In the land of the truly lousy, the mediocre are Kings … er, Rangers.
The Blueshirts got one Sunday night at the Garden against the eyesore team from LA that had entered the match with four straight regulation defeats, one victory in its previous 10 games (1-8-1) and in 30th-place overall.
It was choppy, whack-a-puck hockey that was hardly a showcase for artistry, but that should not stop the Blueshirts from framing this 4-1 triumph over an opponent that hoped to lull the home team into impatience and frustration the way the Sabres did on Friday.
Yes, the Rangers allowed 43 shots, all but one stopped by Igor Shesterkin, but you know how when it’s 97 degrees with low humidity and folks like to say you won’t sweat because it’s a dry heat? Well, this was a comparatively comfortable 42-save night for the 24-year-old Russian rookie, who has unambiguously ascended to the top of the team’s goaltending pecking order after posting his fifth victory in six starts.
“The best guy is going to continue to play,” David Quinn said. “Keeping people sharp is no longer a high priority of ours.
“It’s going to be winning hockey games.”
The Rangers, who have won 27 and lost 27 (27-23-4), seem to believe they can still make a run at the playoffs. If so, the priority is going to be winning a lot of hockey games, and soon. The Blueshirts will depart Monday for a three-game trip to Winnipeg, Minnesota and Columbus as the East’s 12th-place team, nine points behind second wild card Carolina with one game in hand.
It’s going to take a streak, which is something foreign to this team that has won as many as three straight only once, just before Thanksgiving.
“True, but a streak has to start with one,” Chris Kreider said. “We’re cognizant of the standings and where we are. Obviously we need to go on a little run. We don’t necessarily talk about it a lot, but what has been said is that our fate is in our own hands.”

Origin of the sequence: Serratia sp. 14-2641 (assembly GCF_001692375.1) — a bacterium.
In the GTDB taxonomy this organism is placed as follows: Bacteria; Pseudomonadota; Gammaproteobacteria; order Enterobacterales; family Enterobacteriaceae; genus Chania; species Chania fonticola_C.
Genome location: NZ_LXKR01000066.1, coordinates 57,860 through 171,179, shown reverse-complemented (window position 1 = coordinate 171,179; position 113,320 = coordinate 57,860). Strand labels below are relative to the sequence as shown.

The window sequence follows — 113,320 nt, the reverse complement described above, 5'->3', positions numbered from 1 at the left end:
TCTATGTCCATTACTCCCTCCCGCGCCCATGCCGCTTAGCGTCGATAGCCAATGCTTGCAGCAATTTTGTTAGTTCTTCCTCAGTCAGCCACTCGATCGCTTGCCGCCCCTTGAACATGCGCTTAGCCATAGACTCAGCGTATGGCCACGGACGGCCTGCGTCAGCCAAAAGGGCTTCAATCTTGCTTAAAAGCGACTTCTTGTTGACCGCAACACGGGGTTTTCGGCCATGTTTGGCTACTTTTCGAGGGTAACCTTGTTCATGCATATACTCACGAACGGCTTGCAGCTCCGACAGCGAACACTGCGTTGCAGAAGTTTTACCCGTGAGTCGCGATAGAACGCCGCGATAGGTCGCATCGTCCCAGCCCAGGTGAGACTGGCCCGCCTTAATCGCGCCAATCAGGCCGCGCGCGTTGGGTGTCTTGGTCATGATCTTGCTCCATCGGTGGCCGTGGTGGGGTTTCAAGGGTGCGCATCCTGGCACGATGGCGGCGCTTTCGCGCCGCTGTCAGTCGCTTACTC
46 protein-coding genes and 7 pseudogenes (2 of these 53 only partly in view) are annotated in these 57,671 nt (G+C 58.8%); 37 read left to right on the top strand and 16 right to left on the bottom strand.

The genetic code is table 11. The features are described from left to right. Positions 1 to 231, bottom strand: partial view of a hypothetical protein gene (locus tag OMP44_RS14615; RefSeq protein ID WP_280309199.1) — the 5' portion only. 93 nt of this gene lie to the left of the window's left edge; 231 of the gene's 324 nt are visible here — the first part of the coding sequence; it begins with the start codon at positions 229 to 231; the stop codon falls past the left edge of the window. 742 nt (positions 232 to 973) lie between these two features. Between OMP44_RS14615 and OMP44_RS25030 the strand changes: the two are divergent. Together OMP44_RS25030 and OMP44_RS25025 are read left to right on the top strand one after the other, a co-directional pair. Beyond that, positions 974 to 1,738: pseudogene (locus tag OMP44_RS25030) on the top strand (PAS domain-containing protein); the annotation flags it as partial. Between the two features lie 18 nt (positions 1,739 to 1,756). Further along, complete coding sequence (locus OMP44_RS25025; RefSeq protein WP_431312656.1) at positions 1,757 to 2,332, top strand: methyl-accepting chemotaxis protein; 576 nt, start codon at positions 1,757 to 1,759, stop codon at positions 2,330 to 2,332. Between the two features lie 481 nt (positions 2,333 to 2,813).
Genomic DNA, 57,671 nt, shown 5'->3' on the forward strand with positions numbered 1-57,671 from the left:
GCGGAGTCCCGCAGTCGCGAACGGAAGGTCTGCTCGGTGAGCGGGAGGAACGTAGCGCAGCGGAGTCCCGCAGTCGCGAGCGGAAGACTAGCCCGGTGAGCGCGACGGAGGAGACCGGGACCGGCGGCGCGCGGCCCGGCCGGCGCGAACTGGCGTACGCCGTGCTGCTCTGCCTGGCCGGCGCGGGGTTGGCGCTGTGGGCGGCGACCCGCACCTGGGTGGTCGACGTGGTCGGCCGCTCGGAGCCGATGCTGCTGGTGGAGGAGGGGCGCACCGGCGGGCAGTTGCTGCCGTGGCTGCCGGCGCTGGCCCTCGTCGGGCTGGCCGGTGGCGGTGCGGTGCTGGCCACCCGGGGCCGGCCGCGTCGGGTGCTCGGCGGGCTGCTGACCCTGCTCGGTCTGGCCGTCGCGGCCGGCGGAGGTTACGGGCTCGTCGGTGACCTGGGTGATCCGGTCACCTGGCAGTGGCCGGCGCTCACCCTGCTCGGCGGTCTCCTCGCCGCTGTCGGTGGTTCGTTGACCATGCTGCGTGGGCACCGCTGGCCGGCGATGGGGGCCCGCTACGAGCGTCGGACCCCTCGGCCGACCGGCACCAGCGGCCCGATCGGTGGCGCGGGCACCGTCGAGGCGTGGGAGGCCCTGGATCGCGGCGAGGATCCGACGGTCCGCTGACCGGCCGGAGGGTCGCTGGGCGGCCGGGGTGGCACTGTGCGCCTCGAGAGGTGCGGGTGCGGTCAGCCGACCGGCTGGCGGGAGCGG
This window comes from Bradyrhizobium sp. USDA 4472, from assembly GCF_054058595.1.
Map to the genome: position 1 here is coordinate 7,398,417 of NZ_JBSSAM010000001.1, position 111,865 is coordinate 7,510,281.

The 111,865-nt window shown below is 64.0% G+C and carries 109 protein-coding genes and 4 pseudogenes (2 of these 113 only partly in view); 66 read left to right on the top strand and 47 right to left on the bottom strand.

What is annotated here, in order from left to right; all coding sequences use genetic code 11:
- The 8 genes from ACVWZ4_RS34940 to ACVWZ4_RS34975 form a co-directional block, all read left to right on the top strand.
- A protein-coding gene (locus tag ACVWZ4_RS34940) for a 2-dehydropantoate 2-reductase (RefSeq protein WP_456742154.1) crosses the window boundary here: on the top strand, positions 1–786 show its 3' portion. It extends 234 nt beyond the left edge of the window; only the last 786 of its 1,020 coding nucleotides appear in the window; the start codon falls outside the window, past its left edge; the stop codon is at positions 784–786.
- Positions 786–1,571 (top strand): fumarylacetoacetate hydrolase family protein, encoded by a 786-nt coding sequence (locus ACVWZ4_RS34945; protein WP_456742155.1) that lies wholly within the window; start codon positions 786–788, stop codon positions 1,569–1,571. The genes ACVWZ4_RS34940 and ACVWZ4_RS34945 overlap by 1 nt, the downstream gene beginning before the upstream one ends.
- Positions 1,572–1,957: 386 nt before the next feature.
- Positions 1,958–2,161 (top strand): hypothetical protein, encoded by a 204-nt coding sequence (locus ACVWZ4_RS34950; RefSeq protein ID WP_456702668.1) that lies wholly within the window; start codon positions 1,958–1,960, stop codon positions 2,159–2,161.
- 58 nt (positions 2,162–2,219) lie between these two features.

This was one in which the large, passive Kings attempted to strangle the Rangers through the neutral zone. Unlike in Friday’s 3-2 defeat to the passive, trapping Sabres, the Blueshirts did not insist on pounding round pegs into square holes by trying to dipsy-doodle, one-on-three or two-on-five. Instead, the Rangers adopted a ground-game mentality.
It sure helped when the club grabbed a 1-0 at 2:23 of the first period when Greg McKegg drilled one into an open side from the left after Jonathan Quick had been caught following a tricky bounce off the back wall on a Ryan Lindgren dump-in. Brett Howden gathered the puck below the goal line and sent one across for McKegg.
The goal did more than codify the blueprint for success in this one. It gave the Rangers some confidence. The last thing they needed was to be locked in a scoreless game — or trail — into the middle of the second period.
“It kept frustration from setting in,” Kreider said. “It was important for us to play with a lead.”
The team’s defensive structure has improved noticeably over the last month or so. The club’s issues have had far more to do with poor decision-making and lack of puck support through the neutral zone and across the offensive line. There have been issues with gaps and ceding the defensive blue line but while coverage may not be quite reminiscent of 2011-12, neither does it conjure memories of 2017-18 or 2018-19. Fact is, the Blueshirts have surrendered two goals or fewer in six of their last 10 games and seven of the last 14.
“We did a good job backchecking, clogging the middle and playing with our heads on a swivel,” said Kreider, employing clichés appropriately. “We weren’t puck watching. We kept it simple, got into a lot of battles on the wall and we stayed with it.”
The 1-0 lead was a thick as it got until Kaapo Kakko broke a 12-game drought and scored his second goal in his last 33 games in converting a Filip Chytil feed at 9:20. Trevor Moore cut the margin to 2-1 at 10:47 but Artemi Panarin went to the net to slam home a right pad rebound of a two-on-one drive by Ryan Strome at 17:12 to salt it away.
It wasn’t pretty, except for the fact that there’s no such thing as an ugly victory for a team in the Rangers’ straits. Now, the road, where Shesterkin will start away from MSG for the first time. Now the road, where the Rangers need to streak.
“We’re facing a challenge,” Strome said. “And we’re embracing it.”